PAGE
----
The week in GRC: US CEO-worker pay gap widens and Icahn drops proxy fight at Kroger
– The Wall Street Journal (paywall) reported that Carl Icahn is dropping a proxy fight focused on the treatment of pregnant pigs at Kroger Co after determining he is likely to lose as he did in a similar fight with McDonald’s Corp. ‘I congratulate the McDonald’s team on its victory in this proxy engagement and, after much contemplation, given the company’s financial position, I believe the same outcome will result at Kroger,’ he said in a letter to shareholders.
Icahn wrote that these campaigns were different from his typical fights given that the two companies are performing well financially, which makes it less likely the campaigns would gain enough shareholder support. But he said he doesn’t believe their boards are holding management accountable with respect to the treatment of animals or the welfare of their employees. Icahn wrote that he would continue to focus on issues concerning the treatment of animals and that his work has helped raise awareness.
Kroger said the company is focused on creating sustainable value for its associates, customers, communities and shareholders. It said it will continue to speak with shareholders to inform its policies.
– The board of Spanish steel maker Acerinox said it was walking away from preliminary talks with Aperam about a potential tie-up, according to Reuters. ‘The board of the company in a meeting today agreed unanimously not to continue with the preliminary talks with Aperam to evaluate a possible corporate operation,’ Acerinox said in a regulatory filing.
–The WSJ said pension plans and other institutional investors are supporting an SEC proposal that would require hedge funds and private equity funds to make more disclosures to investors. Retirement funds serving teachers and firefighters, university endowments and insurance funds are urging the SEC to move forward with a proposed rule that would ensure private-fund investors receive annual audits and quarterly statements.
The rule, which has been criticized by private funds and Republicans, would also prohibit fund managers from passing along certain legal costs and limit the funds’ ability to insulate themselves from lawsuits. Critics argue the proposed disclosure requirements are unnecessary because institutional investors are large and sophisticated enough to demand the information they need from private funds.
– The Guardian reported that, according to a study of 300 top US companies released by the Institute for Policy Studies (IPS), the wage gap between CEOs and workers at some of those companies with the lowest-paid staff grew even wider last year, with CEOs making an average of $10.6 mn while the median worker received $23,968. The study found the average gap between CEO and median worker pay jumped to 670-1, up from 604-1 in 2020. Forty-nine companies had ratios greater than 1,000-1.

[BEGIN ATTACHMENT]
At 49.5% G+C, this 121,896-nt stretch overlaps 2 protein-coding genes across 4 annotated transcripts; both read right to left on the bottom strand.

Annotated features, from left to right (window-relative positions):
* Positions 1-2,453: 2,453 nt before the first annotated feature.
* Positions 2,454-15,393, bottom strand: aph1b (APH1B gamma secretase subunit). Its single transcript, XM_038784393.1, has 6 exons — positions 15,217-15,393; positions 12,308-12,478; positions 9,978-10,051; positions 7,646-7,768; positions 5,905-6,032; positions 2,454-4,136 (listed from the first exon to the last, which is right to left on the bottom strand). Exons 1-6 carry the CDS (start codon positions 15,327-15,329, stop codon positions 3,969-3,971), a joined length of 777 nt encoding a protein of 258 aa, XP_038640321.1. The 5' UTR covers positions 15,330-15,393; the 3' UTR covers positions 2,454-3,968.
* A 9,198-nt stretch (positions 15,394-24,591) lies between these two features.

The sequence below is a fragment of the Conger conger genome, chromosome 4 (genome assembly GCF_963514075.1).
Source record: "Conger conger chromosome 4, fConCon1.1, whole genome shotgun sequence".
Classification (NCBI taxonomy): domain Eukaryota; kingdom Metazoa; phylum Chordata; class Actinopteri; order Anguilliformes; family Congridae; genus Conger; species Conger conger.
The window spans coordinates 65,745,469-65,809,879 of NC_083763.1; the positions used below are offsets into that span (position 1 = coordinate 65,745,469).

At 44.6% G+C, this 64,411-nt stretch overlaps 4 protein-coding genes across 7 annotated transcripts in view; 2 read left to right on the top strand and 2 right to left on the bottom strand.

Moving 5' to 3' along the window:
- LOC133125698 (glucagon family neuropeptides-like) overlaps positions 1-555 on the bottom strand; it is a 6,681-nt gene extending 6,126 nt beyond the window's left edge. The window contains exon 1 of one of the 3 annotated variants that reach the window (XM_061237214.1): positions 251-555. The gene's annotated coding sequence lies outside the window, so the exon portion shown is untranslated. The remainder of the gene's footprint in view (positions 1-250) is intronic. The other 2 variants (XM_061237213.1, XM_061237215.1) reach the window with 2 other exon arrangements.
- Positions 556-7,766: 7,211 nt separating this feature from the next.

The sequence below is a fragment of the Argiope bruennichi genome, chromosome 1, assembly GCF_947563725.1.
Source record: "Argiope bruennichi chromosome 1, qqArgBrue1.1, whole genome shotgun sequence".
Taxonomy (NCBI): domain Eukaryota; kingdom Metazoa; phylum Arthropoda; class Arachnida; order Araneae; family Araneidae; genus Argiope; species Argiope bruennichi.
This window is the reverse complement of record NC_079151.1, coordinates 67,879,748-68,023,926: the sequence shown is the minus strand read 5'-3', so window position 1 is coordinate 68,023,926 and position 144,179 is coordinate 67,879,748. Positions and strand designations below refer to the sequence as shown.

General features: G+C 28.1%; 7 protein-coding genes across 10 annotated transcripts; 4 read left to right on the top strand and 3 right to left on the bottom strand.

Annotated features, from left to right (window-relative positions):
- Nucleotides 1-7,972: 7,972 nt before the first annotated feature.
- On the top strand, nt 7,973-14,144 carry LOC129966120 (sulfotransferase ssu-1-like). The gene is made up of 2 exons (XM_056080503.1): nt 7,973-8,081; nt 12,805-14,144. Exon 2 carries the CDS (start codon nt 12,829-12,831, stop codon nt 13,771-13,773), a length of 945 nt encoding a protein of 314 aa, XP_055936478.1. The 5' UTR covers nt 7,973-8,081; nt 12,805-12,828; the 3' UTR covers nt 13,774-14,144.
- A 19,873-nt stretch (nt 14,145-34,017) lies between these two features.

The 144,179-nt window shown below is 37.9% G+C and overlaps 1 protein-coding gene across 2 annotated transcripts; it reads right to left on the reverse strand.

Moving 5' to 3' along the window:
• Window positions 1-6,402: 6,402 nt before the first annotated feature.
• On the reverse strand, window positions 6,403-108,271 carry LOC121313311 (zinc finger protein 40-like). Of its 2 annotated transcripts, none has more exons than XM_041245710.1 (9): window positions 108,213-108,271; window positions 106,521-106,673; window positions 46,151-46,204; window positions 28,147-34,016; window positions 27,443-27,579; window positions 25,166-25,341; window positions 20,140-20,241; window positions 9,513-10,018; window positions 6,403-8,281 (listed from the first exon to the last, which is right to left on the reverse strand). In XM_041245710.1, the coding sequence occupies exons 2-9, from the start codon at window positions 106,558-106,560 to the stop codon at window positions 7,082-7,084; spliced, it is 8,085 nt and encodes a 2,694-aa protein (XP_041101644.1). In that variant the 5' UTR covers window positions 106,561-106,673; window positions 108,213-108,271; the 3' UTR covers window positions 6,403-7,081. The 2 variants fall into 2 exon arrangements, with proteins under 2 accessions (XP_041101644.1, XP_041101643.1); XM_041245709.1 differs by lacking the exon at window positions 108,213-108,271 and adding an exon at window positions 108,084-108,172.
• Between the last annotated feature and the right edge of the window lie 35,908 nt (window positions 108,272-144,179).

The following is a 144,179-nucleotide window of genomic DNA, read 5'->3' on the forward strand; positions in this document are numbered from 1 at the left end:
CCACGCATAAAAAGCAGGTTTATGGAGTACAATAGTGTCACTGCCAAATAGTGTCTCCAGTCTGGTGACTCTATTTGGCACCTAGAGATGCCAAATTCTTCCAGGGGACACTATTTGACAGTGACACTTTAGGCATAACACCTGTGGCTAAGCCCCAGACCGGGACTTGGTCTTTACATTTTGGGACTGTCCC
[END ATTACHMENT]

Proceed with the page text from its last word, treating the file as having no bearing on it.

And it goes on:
At more than a third of the companies surveyed, IPS found median worker pay did not keep pace with inflation. The report comes amid a wave of unionization efforts among low-wage workers and growing scrutiny of the huge share buyback programs many companies have been using to raise their share prices. Share-related remuneration makes up the largest portion of senior executive compensation and, because buybacks generally increase a company’s share price, they also boost executive pay.
– The US Department of Justice (DoJ) has tapped Glenn Leon, compliance chief with Hewlett Packard Enterprise (HPE), to lead a team of prosecutors responsible for some of the department’s biggest investigations into white-collar fraud and corruption, according to the WSJ. Leon, a former federal prosecutor who has served as HPE’s chief ethics and compliance officer since 2015, will become chief of the DoJ’s criminal fraud section, which investigates foreign bribery, market manipulation and securities and healthcare fraud by companies and their executives.
– CNBC reported that Spirit Airlines postponed its shareholder meeting until June 30 so it can continue deal talks with Frontier Airlines and JetBlue Airways, as well as with its stockholders, the company said. Spirit made the announcement two days after JetBlue improved its offer for the discount airline, which has had a merger agreement in place with Frontier since February. Spirit shareholders were due to vote on the Frontier deal at the shareholder meeting on Friday. JetBlue urged Spirit stockholders to reject that merger.
‘We welcome this development as a necessary first step toward genuine negotiation between the Spirit board and JetBlue,’ said JetBlue CEO Robin Hayes in a statement on Wednesday. ‘Spirit shareholders are clearly urging the Spirit board to engage with us constructively and provide us with the same information previously made available to Frontier so that we can reach a consensual transaction.’